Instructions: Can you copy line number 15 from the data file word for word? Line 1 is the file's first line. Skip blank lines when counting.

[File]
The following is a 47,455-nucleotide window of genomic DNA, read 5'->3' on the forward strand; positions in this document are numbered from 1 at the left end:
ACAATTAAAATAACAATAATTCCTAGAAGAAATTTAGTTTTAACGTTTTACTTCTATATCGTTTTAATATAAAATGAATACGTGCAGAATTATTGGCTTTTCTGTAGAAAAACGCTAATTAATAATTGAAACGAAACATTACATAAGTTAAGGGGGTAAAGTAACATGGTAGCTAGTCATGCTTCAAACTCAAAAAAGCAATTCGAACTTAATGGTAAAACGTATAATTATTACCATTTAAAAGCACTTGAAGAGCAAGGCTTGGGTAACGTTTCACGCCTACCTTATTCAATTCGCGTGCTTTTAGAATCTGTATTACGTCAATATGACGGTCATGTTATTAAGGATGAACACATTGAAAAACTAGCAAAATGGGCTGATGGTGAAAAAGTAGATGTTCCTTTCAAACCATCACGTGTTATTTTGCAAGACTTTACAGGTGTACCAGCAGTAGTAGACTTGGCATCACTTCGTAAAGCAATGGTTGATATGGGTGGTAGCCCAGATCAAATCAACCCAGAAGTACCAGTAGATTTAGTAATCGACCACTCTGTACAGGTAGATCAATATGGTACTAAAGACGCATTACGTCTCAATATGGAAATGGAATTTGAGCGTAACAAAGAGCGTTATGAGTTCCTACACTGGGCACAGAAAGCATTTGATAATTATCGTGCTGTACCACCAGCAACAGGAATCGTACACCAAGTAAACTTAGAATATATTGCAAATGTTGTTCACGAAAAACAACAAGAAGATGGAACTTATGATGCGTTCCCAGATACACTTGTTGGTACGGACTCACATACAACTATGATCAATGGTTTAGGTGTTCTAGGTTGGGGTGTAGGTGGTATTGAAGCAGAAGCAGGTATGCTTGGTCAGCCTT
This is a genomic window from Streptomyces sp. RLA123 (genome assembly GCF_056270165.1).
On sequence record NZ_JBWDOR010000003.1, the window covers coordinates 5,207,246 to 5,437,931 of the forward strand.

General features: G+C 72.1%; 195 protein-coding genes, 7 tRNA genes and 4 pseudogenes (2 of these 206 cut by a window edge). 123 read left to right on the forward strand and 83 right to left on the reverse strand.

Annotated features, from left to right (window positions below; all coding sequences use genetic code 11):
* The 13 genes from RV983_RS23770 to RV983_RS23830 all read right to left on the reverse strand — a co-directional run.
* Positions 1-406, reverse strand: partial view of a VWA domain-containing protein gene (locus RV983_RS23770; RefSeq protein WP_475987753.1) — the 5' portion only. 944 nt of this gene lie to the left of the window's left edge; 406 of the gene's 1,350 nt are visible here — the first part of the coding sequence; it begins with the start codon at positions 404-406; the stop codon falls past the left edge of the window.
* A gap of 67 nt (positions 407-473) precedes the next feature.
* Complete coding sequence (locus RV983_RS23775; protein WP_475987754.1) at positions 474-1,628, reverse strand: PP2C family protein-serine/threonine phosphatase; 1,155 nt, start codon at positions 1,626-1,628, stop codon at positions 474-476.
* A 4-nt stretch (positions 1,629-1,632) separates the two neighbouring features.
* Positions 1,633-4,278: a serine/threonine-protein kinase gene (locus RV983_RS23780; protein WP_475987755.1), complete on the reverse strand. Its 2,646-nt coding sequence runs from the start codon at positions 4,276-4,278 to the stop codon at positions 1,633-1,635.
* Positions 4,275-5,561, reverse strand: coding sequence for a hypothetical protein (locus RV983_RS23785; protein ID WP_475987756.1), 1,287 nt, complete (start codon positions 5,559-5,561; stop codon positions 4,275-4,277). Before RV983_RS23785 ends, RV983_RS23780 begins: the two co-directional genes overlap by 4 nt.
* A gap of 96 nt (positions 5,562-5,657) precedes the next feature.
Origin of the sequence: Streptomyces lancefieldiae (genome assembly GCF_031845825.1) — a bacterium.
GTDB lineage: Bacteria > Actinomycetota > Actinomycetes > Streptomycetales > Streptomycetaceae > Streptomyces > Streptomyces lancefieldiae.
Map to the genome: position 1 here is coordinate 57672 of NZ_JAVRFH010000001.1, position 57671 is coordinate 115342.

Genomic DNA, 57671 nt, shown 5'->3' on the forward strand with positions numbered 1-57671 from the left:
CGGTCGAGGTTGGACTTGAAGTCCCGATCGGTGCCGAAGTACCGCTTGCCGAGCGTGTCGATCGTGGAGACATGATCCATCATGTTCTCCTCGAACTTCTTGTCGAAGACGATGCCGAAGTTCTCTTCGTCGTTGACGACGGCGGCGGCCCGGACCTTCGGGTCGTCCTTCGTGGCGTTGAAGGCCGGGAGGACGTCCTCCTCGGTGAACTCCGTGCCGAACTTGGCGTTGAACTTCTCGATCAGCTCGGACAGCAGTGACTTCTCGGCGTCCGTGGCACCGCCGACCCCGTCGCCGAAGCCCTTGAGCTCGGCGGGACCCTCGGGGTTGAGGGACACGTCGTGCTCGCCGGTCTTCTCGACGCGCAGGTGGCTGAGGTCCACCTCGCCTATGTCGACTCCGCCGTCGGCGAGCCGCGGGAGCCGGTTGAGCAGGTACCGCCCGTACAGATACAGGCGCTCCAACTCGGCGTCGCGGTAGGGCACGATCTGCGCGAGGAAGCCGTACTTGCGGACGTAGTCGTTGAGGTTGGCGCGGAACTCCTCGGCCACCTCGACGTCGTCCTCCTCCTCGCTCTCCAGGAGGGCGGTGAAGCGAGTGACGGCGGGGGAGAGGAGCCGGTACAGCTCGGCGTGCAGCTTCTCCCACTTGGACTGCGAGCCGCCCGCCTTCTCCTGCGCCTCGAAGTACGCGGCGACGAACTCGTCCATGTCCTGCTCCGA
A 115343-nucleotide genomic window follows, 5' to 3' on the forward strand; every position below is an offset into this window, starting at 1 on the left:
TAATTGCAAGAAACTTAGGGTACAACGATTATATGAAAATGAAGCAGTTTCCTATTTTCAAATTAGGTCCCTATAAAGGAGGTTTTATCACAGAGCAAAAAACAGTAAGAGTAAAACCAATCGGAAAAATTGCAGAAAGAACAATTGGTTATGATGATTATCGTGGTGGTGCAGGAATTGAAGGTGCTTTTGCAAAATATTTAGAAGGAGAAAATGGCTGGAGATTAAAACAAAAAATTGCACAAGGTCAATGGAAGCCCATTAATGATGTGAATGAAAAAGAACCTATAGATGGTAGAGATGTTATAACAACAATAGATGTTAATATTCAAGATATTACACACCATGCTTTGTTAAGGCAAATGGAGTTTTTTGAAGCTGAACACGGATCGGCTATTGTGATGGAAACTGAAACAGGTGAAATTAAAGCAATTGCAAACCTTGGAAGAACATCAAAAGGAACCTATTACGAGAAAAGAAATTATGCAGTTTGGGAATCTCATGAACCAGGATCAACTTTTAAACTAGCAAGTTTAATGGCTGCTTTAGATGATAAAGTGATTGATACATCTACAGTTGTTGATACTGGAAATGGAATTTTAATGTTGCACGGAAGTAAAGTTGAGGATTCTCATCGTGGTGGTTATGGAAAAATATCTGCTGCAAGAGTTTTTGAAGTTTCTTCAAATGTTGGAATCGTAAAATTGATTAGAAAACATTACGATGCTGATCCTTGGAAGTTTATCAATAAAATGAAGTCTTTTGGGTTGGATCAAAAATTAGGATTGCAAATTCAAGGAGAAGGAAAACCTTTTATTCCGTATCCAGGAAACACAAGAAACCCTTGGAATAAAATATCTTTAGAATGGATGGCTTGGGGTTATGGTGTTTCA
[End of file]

Origin of the sequence: Streptomyces lancefieldiae (genome assembly GCF_031845825.1) — a bacterium.